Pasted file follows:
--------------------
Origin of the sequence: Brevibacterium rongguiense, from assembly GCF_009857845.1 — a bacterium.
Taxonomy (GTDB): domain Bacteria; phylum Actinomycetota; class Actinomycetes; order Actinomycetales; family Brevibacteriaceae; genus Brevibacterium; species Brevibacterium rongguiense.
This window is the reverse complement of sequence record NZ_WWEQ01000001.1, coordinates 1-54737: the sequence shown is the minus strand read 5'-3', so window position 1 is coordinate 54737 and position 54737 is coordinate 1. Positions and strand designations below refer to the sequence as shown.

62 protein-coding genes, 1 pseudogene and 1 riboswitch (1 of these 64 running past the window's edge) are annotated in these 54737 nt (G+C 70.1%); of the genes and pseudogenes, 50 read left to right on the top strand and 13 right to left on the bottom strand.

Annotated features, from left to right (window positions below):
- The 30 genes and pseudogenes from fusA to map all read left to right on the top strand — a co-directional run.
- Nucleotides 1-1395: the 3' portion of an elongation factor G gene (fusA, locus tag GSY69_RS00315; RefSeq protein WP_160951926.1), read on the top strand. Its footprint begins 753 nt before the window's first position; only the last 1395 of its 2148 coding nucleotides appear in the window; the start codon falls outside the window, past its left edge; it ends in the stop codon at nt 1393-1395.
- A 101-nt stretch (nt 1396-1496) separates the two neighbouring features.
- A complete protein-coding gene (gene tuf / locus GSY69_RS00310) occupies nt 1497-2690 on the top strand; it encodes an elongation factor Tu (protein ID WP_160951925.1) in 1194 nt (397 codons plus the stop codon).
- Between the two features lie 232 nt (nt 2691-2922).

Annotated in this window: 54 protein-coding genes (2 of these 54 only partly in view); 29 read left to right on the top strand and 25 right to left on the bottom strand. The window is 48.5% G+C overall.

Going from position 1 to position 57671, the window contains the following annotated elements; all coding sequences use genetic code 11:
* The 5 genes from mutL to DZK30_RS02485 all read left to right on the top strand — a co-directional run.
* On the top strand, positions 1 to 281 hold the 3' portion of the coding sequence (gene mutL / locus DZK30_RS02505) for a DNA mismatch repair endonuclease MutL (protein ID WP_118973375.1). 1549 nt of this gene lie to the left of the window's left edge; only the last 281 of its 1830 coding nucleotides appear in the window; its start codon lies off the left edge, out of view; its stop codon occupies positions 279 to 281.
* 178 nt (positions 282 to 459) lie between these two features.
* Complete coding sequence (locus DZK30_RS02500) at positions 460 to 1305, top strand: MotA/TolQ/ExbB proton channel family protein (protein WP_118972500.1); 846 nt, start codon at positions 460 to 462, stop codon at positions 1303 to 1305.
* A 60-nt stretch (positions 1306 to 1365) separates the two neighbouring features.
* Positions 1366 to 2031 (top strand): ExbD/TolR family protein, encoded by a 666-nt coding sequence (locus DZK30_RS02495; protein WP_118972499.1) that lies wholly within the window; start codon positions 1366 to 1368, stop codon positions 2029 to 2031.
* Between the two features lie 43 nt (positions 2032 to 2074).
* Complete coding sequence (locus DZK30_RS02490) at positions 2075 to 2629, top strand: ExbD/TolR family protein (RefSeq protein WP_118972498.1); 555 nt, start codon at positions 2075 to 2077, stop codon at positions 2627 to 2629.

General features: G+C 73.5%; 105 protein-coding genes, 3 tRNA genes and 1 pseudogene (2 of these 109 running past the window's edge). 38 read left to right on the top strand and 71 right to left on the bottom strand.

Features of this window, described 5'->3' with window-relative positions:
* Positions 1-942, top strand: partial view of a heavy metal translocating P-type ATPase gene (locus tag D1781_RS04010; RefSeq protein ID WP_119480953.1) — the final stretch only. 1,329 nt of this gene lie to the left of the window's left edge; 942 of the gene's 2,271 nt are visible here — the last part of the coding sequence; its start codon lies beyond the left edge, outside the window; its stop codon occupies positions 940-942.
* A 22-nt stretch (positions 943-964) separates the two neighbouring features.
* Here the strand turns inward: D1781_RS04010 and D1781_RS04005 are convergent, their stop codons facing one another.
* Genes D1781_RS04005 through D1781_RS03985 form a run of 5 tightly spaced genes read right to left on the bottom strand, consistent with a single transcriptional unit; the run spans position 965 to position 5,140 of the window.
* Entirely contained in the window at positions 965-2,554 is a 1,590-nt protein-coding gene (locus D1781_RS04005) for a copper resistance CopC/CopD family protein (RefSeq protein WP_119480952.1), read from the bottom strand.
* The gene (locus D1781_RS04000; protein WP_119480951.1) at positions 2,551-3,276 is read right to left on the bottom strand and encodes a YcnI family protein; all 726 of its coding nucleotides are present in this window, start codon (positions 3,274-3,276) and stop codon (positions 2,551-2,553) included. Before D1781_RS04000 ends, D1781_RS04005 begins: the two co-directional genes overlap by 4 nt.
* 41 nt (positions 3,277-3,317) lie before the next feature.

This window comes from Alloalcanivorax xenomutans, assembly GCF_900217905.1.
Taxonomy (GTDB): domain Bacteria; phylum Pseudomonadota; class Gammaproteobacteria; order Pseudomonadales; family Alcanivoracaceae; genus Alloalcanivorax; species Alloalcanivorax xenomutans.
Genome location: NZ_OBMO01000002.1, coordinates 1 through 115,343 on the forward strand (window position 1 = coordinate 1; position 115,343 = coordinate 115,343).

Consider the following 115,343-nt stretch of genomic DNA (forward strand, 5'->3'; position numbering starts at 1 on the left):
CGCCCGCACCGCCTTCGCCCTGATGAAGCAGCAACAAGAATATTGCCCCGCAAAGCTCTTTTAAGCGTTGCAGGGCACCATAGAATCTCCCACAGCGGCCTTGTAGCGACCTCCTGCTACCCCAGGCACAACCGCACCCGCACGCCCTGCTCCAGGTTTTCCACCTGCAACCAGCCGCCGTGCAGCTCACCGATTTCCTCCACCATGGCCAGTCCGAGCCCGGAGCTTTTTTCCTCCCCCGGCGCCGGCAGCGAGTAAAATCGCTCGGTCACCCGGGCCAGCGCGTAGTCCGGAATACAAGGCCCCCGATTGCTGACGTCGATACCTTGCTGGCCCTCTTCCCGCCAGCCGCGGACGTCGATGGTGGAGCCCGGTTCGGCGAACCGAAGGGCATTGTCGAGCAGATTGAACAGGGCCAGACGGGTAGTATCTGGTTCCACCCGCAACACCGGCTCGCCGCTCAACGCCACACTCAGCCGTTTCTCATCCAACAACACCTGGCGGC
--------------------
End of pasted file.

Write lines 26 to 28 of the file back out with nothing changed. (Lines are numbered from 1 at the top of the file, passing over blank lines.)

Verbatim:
* Genes D1781_RS04005 through D1781_RS03985 form a run of 5 tightly spaced genes read right to left on the bottom strand, consistent with a single transcriptional unit; the run spans position 965 to position 5,140 of the window.
* Entirely contained in the window at positions 965-2,554 is a 1,590-nt protein-coding gene (locus D1781_RS04005) for a copper resistance CopC/CopD family protein (RefSeq protein WP_119480952.1), read from the bottom strand.
* The gene (locus D1781_RS04000; protein WP_119480951.1) at positions 2,551-3,276 is read right to left on the bottom strand and encodes a YcnI family protein; all 726 of its coding nucleotides are present in this window, start codon (positions 3,274-3,276) and stop codon (positions 2,551-2,553) included. Before D1781_RS04000 ends, D1781_RS04005 begins: the two co-directional genes overlap by 4 nt.